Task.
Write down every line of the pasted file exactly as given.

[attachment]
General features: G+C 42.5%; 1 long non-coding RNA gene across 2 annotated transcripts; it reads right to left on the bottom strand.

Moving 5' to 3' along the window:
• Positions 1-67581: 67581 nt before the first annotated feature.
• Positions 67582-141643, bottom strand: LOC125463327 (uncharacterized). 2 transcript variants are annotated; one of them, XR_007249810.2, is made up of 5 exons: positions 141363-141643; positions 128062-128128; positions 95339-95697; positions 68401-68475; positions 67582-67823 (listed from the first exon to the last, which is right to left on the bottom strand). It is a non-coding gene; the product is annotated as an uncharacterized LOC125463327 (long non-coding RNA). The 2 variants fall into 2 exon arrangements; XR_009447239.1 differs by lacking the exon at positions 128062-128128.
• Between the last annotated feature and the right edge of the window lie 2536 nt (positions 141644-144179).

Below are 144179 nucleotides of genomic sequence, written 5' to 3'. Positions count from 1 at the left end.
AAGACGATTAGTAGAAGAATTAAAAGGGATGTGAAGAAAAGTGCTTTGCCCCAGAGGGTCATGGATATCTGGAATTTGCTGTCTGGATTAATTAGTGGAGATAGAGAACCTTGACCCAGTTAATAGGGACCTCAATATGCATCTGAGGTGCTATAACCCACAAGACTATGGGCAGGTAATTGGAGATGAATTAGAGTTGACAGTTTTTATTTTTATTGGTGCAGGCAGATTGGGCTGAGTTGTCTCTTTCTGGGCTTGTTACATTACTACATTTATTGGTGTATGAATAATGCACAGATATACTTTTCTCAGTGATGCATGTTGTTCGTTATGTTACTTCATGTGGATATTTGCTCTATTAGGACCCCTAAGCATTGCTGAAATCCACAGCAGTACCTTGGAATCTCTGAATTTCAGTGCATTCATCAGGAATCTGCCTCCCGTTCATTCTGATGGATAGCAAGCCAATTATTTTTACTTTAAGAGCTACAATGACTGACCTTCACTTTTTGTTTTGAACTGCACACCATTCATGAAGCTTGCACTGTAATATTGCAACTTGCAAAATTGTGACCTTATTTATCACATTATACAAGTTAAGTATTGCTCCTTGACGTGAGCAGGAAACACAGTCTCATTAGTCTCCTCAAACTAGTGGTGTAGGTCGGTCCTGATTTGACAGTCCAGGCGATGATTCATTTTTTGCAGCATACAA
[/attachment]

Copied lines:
General features: G+C 42.5%; 1 long non-coding RNA gene across 2 annotated transcripts; it reads right to left on the bottom strand.

Moving 5' to 3' along the window:
• Positions 1-67581: 67581 nt before the first annotated feature.
• Positions 67582-141643, bottom strand: LOC125463327 (uncharacterized). 2 transcript variants are annotated; one of them, XR_007249810.2, is made up of 5 exons: positions 141363-141643; positions 128062-128128; positions 95339-95697; positions 68401-68475; positions 67582-67823 (listed from the first exon to the last, which is right to left on the bottom strand). It is a non-coding gene; the product is annotated as an uncharacterized LOC125463327 (long non-coding RNA). The 2 variants fall into 2 exon arrangements; XR_009447239.1 differs by lacking the exon at positions 128062-128128.
• Between the last annotated feature and the right edge of the window lie 2536 nt (positions 141644-144179).

Below are 144179 nucleotides of genomic sequence, written 5' to 3'. Positions count from 1 at the left end.
AAGACGATTAGTAGAAGAATTAAAAGGGATGTGAAGAAAAGTGCTTTGCCCCAGAGGGTCATGGATATCTGGAATTTGCTGTCTGGATTAATTAGTGGAGATAGAGAACCTTGACCCAGTTAATAGGGACCTCAATATGCATCTGAGGTGCTATAACCCACAAGACTATGGGCAGGTAATTGGAGATGAATTAGAGTTGACAGTTTTTATTTTTATTGGTGCAGGCAGATTGGGCTGAGTTGTCTCTTTCTGGGCTTGTTACATTACTACATTTATTGGTGTATGAATAATGCACAGATATACTTTTCTCAGTGATGCATGTTGTTCGTTATGTTACTTCATGTGGATATTTGCTCTATTAGGACCCCTAAGCATTGCTGAAATCCACAGCAGTACCTTGGAATCTCTGAATTTCAGTGCATTCATCAGGAATCTGCCTCCCGTTCATTCTGATGGATAGCAAGCCAATTATTTTTACTTTAAGAGCTACAATGACTGACCTTCACTTTTTGTTTTGAACTGCACACCATTCATGAAGCTTGCACTGTAATATTGCAACTTGCAAAATTGTGACCTTATTTATCACATTATACAAGTTAAGTATTGCTCCTTGACGTGAGCAGGAAACACAGTCTCATTAGTCTCCTCAAACTAGTGGTGTAGGTCGGTCCTGATTTGACAGTCCAGGCGATGATTCATTTTTTGCAGCATACAA